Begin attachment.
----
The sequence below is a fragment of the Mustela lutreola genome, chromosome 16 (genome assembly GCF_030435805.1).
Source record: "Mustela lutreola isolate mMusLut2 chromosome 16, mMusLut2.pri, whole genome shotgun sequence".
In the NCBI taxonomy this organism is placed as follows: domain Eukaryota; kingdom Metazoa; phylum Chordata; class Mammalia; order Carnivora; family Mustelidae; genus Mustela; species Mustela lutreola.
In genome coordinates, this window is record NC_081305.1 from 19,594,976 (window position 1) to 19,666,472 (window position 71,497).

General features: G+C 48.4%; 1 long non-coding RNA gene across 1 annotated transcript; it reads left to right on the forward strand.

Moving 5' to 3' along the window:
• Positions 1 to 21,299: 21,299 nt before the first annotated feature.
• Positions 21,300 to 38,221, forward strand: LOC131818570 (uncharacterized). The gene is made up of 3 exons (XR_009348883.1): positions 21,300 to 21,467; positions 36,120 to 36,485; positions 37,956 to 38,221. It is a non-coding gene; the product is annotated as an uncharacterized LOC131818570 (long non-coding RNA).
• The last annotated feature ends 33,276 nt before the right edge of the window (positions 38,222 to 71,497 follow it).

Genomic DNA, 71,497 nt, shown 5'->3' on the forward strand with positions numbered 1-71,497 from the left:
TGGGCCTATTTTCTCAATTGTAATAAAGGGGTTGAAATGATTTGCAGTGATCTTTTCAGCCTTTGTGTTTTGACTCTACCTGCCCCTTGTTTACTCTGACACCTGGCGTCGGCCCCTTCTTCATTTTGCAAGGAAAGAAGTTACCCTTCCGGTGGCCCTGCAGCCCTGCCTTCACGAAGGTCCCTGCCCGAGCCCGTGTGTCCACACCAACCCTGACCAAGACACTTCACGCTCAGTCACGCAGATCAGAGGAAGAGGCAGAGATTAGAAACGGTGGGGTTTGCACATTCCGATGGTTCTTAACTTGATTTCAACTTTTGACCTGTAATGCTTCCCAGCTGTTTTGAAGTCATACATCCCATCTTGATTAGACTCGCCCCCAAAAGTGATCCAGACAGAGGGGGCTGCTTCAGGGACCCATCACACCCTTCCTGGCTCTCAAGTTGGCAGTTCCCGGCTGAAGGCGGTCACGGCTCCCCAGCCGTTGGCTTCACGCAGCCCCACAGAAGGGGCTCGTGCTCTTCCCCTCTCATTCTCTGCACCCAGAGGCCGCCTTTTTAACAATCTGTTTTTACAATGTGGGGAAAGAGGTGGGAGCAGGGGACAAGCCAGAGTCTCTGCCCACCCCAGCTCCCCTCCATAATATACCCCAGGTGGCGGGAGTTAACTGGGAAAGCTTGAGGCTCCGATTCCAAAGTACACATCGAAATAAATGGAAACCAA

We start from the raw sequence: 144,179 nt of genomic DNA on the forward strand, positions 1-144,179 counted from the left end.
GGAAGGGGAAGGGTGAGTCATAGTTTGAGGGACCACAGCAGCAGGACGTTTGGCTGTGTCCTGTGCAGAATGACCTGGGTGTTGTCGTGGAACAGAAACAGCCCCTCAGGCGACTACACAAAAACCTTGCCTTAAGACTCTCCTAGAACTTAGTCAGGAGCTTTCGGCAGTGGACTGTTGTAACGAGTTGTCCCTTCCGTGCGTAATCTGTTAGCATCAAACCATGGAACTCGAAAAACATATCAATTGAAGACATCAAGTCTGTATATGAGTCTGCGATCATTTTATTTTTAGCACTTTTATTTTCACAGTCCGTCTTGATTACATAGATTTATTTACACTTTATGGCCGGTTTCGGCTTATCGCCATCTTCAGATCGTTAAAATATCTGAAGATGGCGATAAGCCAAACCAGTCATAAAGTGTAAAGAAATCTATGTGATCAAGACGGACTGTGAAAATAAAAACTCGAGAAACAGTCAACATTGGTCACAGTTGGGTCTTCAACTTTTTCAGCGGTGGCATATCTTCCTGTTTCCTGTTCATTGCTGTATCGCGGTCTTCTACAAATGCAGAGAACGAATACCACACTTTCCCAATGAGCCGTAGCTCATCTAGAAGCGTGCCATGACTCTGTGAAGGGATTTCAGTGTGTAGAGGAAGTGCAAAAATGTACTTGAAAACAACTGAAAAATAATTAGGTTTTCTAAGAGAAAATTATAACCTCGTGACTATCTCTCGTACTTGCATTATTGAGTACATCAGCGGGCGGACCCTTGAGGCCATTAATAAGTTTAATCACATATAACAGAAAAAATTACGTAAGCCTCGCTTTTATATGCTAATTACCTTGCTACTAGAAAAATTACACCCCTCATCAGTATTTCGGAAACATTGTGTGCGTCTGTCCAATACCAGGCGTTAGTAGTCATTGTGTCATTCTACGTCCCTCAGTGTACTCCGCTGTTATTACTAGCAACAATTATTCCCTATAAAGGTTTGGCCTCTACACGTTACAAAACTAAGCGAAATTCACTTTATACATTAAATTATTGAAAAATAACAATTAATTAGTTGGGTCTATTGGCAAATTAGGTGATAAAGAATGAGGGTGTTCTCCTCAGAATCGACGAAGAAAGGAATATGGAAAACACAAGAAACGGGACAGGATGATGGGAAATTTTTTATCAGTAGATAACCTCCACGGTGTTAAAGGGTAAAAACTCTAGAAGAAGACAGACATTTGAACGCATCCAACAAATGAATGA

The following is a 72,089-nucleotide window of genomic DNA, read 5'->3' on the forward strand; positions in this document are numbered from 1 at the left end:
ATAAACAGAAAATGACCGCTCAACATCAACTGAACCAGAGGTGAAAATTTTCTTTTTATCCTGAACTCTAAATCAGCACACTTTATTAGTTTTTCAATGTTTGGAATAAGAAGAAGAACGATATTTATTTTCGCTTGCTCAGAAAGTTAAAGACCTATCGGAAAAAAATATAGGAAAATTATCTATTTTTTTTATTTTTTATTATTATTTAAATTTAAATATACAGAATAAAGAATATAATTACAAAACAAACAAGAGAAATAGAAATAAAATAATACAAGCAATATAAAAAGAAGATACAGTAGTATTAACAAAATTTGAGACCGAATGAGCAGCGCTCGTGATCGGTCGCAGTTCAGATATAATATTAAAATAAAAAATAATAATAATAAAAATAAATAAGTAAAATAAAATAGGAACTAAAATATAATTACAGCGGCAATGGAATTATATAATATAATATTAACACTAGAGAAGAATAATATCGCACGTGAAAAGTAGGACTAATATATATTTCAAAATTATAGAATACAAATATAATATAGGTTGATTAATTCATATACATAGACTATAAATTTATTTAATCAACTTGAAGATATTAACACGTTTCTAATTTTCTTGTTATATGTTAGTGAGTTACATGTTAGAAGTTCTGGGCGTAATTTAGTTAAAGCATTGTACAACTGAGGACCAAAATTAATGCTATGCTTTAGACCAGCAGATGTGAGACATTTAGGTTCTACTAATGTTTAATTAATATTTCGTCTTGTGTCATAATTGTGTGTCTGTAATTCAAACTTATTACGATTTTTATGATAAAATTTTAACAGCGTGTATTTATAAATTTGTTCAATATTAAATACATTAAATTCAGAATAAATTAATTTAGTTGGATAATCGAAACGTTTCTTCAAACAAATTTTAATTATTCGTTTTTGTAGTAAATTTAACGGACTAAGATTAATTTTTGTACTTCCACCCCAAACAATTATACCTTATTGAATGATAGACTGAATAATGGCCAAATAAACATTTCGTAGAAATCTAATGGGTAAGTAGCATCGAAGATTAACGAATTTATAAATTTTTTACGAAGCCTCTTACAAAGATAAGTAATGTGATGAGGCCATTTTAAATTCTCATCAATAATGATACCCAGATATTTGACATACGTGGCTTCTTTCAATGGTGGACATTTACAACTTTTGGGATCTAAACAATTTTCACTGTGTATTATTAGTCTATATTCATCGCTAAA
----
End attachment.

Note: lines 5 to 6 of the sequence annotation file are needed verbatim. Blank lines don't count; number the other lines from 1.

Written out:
General features: G+C 48.4%; 1 long non-coding RNA gene across 1 annotated transcript; it reads left to right on the forward strand.

Moving 5' to 3' along the window: